I would like to introduce you to the newest pen in my wonderful arsenal. I collaborated with Handwritmic (www.handwritmic.com) to develop this beautiful and extremely versatile ruling pen. The pens are hand crafted from the finest materials by craftsmen in the Biella region of Italy. The basic idea for this innovative new pen came from the German calligrapher Friedrich Poppl, but has been redesigned and vastly improved using the most advanced technology to create a tool with true Italian elegance and beauty.
Is there a better combination? Old college friends, rowing and Venice. The old Princeton crew got together for this year’s Voga Longa, a 35km row around the Venetian lagoon with a final sprint up the Grand Canal. Some of us had not seen each other in decades.
I have never been much for flourishes, as they distract from the form of the letters and belong too solidly to the past. But in this project, flourishes serve as fanfares to some of the greatest paintings in the world. Here I developed a rather unconventional style of flourish related to the strapwork decorations of 17th century architecture.
The Rijksbook took me back to my calligraphic roots, requiring me to do formal lettering in styles I had not practiced in years! Here is an example of Roman capitals, written with quill pen on Rives BFK paper using watercolor. The client asked for something special to accompany Vermeer’s “The Milkmaid”.
Since I failed to report on this project earlier, my dear readers seem to have done it for me! The Rijksbook was THE project of 2015, keeping Massimo Pollelo and me busy for at least half the year. You have already seen the videos and complained that the calligraphers are hardly mentioned at all by our illustrious client, Marcel Wanders.
Hey Franky, thanks a million for your patience and incredible programming skills! The four plates in 2mm stainless that you lasered for me were perfect, but they were only the beginning. Nick Ervinck sliced my Photoshop rendering into sections, Thierry turned the sections into a wooden form, and Norbert and I hammered, cut and welded the steel until it fit the form; then polished it for weeks to achieve the final result.
Never say no to a commission that you are not up to. Say YES and then get up to it. This sculpture, made for Mattheeuws Transport in Veurne, Belgium, brought me to my knees several times before it was done. It was thrilling to push myself and the materials beyond anything even the engineers thought possible. But here it is, 150 kilos of hammered stainless floating off into thin air.
The top floor of the old power station is an immense space with more than 260 windows. The artists of the Zandberg and my own students filled large sheets of Kozo paper with every kind of writing, mark, calligraphy and drawing. With these we created a black and white version of the Sainte Chapelle in Paris. The effect was incredible, as if you were entering into the collective brain of all the artists of the show.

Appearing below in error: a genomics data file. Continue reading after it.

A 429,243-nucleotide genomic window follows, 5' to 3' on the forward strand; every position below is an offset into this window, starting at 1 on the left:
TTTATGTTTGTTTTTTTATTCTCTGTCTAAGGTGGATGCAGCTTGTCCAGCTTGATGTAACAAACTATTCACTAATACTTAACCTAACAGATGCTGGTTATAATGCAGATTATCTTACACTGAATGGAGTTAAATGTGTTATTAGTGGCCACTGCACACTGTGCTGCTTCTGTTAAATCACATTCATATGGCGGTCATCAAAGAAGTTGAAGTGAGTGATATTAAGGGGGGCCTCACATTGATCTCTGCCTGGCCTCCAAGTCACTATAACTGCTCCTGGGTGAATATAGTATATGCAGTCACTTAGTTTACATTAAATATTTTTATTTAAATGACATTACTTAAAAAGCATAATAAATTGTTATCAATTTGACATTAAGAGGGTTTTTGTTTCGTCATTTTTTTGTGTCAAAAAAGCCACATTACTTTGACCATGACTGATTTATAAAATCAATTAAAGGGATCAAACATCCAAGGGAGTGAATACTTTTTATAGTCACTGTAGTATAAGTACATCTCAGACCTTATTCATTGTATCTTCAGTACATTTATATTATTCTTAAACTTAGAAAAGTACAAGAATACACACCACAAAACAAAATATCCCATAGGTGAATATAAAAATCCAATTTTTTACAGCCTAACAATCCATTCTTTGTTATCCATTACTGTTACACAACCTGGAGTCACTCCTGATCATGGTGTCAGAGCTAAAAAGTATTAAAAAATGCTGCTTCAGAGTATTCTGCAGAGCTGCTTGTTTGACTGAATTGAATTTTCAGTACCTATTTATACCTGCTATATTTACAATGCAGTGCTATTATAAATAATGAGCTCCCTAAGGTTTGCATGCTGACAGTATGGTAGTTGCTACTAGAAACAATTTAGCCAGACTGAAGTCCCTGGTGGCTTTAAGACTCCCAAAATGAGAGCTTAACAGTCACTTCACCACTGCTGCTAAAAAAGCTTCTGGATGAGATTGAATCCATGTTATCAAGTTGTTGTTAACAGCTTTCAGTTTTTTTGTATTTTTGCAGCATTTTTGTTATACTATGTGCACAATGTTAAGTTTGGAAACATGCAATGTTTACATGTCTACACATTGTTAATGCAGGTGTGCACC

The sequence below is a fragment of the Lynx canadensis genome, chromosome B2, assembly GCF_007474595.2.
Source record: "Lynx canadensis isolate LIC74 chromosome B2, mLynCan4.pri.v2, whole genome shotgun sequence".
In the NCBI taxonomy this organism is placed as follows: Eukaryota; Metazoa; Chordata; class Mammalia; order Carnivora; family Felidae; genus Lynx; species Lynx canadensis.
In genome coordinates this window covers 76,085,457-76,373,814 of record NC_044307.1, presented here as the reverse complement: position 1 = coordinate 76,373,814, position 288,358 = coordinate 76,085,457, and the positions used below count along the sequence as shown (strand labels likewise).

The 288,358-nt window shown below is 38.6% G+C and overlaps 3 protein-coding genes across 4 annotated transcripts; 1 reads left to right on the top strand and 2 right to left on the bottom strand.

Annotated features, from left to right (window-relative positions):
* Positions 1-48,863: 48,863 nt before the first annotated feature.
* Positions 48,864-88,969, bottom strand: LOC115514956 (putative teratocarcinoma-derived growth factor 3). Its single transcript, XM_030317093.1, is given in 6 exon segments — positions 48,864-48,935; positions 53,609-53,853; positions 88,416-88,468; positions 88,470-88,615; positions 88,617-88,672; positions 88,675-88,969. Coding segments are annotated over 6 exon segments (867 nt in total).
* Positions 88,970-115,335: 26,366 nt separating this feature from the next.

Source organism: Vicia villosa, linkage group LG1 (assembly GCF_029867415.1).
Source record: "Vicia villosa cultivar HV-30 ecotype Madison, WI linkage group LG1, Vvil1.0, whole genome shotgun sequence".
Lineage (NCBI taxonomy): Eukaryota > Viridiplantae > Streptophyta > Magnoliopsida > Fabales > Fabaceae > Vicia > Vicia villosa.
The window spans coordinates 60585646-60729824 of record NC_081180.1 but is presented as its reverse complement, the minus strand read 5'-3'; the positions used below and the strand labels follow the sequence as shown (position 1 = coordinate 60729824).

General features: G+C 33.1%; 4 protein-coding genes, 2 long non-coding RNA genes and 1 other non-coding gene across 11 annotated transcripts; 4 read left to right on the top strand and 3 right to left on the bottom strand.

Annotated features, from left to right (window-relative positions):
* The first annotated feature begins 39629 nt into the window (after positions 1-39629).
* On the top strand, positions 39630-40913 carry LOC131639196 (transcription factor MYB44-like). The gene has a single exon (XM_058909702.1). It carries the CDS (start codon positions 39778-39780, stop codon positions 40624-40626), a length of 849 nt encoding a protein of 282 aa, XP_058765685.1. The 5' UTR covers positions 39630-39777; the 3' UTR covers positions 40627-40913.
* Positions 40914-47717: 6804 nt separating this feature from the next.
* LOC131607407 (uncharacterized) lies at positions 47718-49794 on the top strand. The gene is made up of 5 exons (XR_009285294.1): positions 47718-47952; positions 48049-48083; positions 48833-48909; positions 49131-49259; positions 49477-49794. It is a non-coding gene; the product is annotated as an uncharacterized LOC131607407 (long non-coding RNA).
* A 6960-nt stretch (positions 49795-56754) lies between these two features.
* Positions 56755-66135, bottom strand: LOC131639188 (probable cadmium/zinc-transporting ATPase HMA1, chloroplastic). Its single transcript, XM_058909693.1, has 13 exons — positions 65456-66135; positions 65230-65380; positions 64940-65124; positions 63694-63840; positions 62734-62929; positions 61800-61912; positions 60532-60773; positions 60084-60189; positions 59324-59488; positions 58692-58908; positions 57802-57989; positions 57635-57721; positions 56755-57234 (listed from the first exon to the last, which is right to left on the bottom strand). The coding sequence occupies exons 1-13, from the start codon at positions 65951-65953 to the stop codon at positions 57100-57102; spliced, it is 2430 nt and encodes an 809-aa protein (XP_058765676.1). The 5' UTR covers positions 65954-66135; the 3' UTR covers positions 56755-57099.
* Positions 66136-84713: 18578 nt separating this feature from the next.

Time to catch up on months of news. September 2015: exhibition in the Transfo in Zwevegem, a small town in West Flanders. I brought together calligraphy by artists from De Zandberg, a center for mentally handicapped artists, and work by other artists of my choice. The Transfo is an immense decommissioned power station from the 1930s.
Career-defining projects can be dangerous. They grab media attention and give you your famous fifteen minutes. After that you want to move on without constantly referring back to one highlight. “The Pillow Book” left its mark on my career but is now ancient film history – production began twenty years ago this month. Time for the long shadows of this wonderful film to fade away for good. So let me say a word or two here and then wish Vivian, Ewan and Peter a fond farewell.
Paris. Fashion.The A-List. Last week I saw a bit of all three.The Belgian fashion genius Dries Van Noten asked me to do some social calligraphy. Not my thing, normally, but for Dries! The brief was to write the names of the guests on their plates. One hundred plates, list ready just a few hours before the dinner.
In the first room of the exhibition “Obedience” by Saskia Boddeke in the Jewish Museum, Berlin, an immense wall is covered with the words “I am Isaac” and “I am Ishmael” in a dozen languages, as if written by children. To achieve the necessary naivety in the writing, I resorted to the old tricks: eyes closed, left hand, back to front, and so on.
The Golden Room in the exhibition “Obedience” by Saskia Boddeke in the Jewish Museum, Berlin. Texts from Judaism, Christianity and Islam describing the Sacrifice of Isaac in red calligraphy on golden walls. In the foreground, glass cases with manuscripts from the three religions, open to the relevant pages.
Just back from Berlin, where I spent an exhilarating and exhausting week covering the walls of the Jewish Museum in calligraphy for an incredible exhibition curated by Saskia Boddeke and Peter Greenaway on the subject of Abraham and Isaac. Saskia takes a bold and controversial approach to the most troublesome story of the Old Testament, presenting it from the viewpoint of Judaism, Christianity and Islam.
Last week I was back under the lights for opera director Saskia Boddeke, wife of Peter Greenaway. She is creating an installation for the Jewish Museum in Berlin on the subject of Abraham and Isaac. The story is central to Judaism, Islam and Christianty, so I was asked to write the relevant passages in Hebrew, Arabic and Latin. The team had devised a new writing table, which allowed a length of paper to be pulled past the camera while I wrote in a fixed position.